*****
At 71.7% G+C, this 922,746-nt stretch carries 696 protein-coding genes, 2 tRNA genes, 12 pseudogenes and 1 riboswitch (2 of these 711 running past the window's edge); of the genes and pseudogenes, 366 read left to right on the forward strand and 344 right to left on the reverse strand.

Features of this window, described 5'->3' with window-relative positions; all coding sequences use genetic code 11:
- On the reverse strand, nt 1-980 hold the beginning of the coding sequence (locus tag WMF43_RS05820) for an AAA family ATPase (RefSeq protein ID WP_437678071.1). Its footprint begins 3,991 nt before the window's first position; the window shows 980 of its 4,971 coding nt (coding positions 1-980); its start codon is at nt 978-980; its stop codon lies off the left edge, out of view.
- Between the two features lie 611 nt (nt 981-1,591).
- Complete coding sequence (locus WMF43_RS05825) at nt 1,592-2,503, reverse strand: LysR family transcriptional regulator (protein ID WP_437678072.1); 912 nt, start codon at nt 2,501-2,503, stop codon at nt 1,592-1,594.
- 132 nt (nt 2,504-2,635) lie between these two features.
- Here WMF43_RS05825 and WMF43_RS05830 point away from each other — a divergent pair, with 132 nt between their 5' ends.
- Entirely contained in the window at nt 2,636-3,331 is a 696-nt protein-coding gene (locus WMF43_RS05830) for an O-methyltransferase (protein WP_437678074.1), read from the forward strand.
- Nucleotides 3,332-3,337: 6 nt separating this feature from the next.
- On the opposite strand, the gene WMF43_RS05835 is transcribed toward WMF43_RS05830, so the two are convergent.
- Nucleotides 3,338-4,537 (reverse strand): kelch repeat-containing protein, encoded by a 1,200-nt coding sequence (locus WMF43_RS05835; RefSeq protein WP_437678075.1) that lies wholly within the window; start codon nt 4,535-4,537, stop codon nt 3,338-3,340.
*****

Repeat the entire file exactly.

At 71.7% G+C, this 922,746-nt stretch carries 696 protein-coding genes, 2 tRNA genes, 12 pseudogenes and 1 riboswitch (2 of these 711 running past the window's edge); of the genes and pseudogenes, 366 read left to right on the forward strand and 344 right to left on the reverse strand.

Features of this window, described 5'->3' with window-relative positions; all coding sequences use genetic code 11:
- On the reverse strand, nt 1-980 hold the beginning of the coding sequence (locus tag WMF43_RS05820) for an AAA family ATPase (RefSeq protein ID WP_437678071.1). Its footprint begins 3,991 nt before the window's first position; the window shows 980 of its 4,971 coding nt (coding positions 1-980); its start codon is at nt 978-980; its stop codon lies off the left edge, out of view.
- Between the two features lie 611 nt (nt 981-1,591).
- Complete coding sequence (locus WMF43_RS05825) at nt 1,592-2,503, reverse strand: LysR family transcriptional regulator (protein ID WP_437678072.1); 912 nt, start codon at nt 2,501-2,503, stop codon at nt 1,592-1,594.
- 132 nt (nt 2,504-2,635) lie between these two features.
- Here WMF43_RS05825 and WMF43_RS05830 point away from each other — a divergent pair, with 132 nt between their 5' ends.
- Entirely contained in the window at nt 2,636-3,331 is a 696-nt protein-coding gene (locus WMF43_RS05830) for an O-methyltransferase (protein WP_437678074.1), read from the forward strand.
- Nucleotides 3,332-3,337: 6 nt separating this feature from the next.
- On the opposite strand, the gene WMF43_RS05835 is transcribed toward WMF43_RS05830, so the two are convergent.
- Nucleotides 3,338-4,537 (reverse strand): kelch repeat-containing protein, encoded by a 1,200-nt coding sequence (locus WMF43_RS05835; RefSeq protein WP_437678075.1) that lies wholly within the window; start codon nt 4,535-4,537, stop codon nt 3,338-3,340.